Alpha Phi Alpha Fraternity Inc.
Since it’s founding on December 4, 1906, Alpha Phi Alpha Fraternity, Inc. has supplied voice and vision to the struggle of African-Americans and people of color around the world.
Alpha Phi Alpha, the first intercollegiate Greek-letter fraternity established for African-Americans, was founded at Cornell University in Ithaca, New York by seven college men who recognized the need for a strong bond of Brotherhood among African descendants in this country. The visionary founders, known as the “Jewels” of the Fraternity, are Henry Arthur Callis, Charles Henry Chapman, Eugene Kinckle Jones, George Biddle Kelley, Nathaniel Allison Murray, Robert Harold Ogle, and Vertner Woodson Tandy.
The Fraternity initially served as a study and support group for minority students who faced racial prejudice, both educationally and socially, at Cornell. The Jewel founders and early leaders of the Fraternity succeeded in laying a firm foundation for Alpha Phi Alpha’s principles of scholarship, fellowship, good character, and the uplifting of humanity.
Alpha Phi Alpha chapters were established at other colleges and universities, many of them historically black institutions, soon after the founding at Cornell. The first Alumni Chapter was established in 1911. While continuing to stress academic excellence among its members, Alpha also recognized the need to help correct the educational, economic, political, and social injustices faced by African-Americans. Alpha Phi Alpha has long stood at the forefront of the African-American community’s fight for civil rights through leaders such as: W.E.B. DuBois, Adam Clayton Powell, Jr., Edward Brooke, Martin Luther King, Jr., Thurgood Marshall, Andrew Young, William Gray, Paul Robeson, and many others. True to its form as the “first of firsts,” Alpha Phi Alpha has been interracial since 1945.
Alpha Lambda Chapter
Alpha Lambda, the first graduate chapter of Alpha Phi Alpha Fraternity, Incorporated, had its inception in Louisville, Kentucky, as an outgrowth of the University Club which met at the Western Branch Library to discuss current topics of the day.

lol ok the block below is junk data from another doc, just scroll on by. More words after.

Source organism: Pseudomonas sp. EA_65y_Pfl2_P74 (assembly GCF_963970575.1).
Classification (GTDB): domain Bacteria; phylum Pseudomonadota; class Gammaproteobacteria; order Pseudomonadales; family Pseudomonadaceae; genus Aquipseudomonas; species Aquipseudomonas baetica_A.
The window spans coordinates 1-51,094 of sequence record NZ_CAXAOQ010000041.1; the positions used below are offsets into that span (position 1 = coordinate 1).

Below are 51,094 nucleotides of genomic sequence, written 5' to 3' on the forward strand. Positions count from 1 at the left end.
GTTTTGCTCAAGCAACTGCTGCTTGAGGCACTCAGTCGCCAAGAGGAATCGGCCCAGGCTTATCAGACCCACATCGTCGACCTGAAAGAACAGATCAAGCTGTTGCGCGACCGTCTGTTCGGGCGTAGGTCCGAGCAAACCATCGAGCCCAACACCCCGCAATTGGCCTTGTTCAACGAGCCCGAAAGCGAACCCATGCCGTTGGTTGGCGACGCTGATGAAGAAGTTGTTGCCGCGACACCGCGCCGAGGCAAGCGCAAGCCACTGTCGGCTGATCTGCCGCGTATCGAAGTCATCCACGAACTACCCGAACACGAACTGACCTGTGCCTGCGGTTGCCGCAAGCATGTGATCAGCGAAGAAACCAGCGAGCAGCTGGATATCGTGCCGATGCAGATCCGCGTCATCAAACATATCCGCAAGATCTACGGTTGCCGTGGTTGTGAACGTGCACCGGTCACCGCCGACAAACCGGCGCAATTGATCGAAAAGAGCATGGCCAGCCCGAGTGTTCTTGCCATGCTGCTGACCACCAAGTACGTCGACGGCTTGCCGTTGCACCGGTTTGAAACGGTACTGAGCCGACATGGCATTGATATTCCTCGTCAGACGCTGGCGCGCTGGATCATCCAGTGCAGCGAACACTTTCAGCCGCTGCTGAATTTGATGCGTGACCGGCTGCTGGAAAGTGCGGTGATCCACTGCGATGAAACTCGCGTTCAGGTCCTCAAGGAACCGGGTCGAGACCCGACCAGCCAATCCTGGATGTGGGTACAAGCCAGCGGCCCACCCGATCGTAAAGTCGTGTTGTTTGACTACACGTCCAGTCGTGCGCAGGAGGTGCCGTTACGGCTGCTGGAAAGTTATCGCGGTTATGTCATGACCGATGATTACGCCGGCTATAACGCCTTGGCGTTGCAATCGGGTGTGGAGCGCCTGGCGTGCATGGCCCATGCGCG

Jewel Eugene Kinckle Jones, then engaged as a teacher in the city schools of Louisville, was instrumental in persuading the following members of the University Club to become affiliated with Alpha Phi Alpha: Messrs. J.O. Blanton, A. S. Brock, W.T. Peyton, J. H. Hubert, W. Welch, F. Johnson, C.A. Powell, J.T. Clark, W. Ballard, and D. L. Lawson. It is significant to note that these men were not members of Alpha Phi Alpha at this time.
On April 11, 1911, Brother Richard Hill, a graduate of Fisk University, came from the University of Michigan where he was studying law, and with the assistance of Jewel Jones set up the first graduate chapter of Alpha Phi Alpha.
The decision to establish a graduate chapter was met by opposition from the National Body. The opinion of the Brothers at that time was that the Fraternity was for undergraduates only. After careful consideration of the matter, however, it was concluded at the Fourth Annual Convention that this infant group would be Lambda Chapter since eight undergraduates chapters were in existence at that time.
The Fifth General Convention and First Alumni Reunion convened on December 26, 1912, with Kappa Chapter, Ohio State University, Columbus, Ohio. Lambda Chapter was ably represented by delegates A. S. Brock and J. T. Clark. A recommendation was presented by Brother Brock that all graduate chapters be designated similar to the undergraduate chapters, but with Lambda as a final letter. The recommendation was adopted by a motion of Jewel Kelly, seconded by Brother Dunn. Thus the Louisville chapter became known as Alpha Lambda and the system for naming the graduate chapters was established.
Current Chapter Officers
Vice President :
Recording Secretary :
Assoc. Editor/Sphinx :
Dir. Educational Activities :
Intake Coordinator :